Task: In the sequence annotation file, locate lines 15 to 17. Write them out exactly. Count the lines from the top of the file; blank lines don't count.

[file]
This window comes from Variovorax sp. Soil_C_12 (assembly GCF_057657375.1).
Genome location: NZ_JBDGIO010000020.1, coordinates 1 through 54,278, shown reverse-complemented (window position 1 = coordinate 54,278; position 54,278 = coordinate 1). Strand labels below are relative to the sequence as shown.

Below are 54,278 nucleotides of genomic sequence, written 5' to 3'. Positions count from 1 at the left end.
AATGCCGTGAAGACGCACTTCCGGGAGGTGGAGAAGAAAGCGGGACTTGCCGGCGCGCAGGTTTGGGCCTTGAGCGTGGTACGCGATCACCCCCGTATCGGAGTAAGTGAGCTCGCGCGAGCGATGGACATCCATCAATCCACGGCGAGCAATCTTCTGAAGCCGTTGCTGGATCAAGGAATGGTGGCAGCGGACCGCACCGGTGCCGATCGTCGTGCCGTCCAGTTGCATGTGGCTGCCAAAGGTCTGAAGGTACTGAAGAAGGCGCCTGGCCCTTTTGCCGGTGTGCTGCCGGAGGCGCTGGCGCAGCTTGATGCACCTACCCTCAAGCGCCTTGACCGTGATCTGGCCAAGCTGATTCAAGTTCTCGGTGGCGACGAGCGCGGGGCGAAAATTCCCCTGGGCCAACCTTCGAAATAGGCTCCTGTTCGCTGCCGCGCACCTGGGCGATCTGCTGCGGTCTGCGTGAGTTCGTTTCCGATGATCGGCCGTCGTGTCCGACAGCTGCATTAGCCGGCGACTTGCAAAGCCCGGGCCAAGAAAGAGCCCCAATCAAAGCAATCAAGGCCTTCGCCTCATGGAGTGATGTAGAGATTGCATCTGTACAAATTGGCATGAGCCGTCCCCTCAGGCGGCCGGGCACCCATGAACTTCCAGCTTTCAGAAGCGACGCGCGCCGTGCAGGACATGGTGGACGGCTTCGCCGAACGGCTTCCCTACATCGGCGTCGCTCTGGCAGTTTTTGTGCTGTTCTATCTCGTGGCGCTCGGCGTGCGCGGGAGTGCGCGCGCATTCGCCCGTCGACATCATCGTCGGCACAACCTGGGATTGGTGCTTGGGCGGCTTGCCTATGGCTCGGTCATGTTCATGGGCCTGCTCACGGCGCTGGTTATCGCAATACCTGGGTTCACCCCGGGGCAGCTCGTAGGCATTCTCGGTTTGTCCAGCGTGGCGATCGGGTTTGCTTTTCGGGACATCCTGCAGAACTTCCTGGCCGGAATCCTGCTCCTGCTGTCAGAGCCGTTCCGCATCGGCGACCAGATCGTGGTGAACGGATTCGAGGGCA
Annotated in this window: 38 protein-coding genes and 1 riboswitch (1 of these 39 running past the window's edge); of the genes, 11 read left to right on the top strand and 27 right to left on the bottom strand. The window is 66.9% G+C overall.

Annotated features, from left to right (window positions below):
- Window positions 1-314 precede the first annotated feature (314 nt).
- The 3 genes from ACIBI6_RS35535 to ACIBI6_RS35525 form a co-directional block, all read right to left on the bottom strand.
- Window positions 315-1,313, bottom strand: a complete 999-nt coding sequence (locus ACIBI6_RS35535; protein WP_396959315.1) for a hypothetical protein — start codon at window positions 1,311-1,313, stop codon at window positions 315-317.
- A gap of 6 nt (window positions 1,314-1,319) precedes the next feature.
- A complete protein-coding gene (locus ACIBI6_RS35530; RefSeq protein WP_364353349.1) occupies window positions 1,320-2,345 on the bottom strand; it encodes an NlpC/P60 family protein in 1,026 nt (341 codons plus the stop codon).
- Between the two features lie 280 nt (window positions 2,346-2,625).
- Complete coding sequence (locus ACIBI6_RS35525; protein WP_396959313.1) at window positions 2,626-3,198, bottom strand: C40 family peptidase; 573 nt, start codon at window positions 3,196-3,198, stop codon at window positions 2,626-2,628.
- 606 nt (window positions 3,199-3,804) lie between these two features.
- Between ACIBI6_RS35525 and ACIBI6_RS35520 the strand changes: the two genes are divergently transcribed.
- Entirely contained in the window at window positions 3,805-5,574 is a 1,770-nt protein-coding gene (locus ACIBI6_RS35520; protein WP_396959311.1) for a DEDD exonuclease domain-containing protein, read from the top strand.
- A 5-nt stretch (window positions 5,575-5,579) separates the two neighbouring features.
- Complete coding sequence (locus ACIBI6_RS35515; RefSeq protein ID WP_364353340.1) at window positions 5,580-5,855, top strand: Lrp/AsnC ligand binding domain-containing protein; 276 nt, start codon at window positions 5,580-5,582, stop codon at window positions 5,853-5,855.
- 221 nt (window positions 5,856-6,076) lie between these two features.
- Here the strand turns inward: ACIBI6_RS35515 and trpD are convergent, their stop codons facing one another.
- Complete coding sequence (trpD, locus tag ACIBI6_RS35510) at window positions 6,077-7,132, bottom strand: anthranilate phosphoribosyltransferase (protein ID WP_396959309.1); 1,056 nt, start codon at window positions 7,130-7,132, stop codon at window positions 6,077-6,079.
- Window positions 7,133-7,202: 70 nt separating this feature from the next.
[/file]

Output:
- Between ACIBI6_RS35525 and ACIBI6_RS35520 the strand changes: the two genes are divergently transcribed.
- Entirely contained in the window at window positions 3,805-5,574 is a 1,770-nt protein-coding gene (locus ACIBI6_RS35520; protein WP_396959311.1) for a DEDD exonuclease domain-containing protein, read from the top strand.
- A 5-nt stretch (window positions 5,575-5,579) separates the two neighbouring features.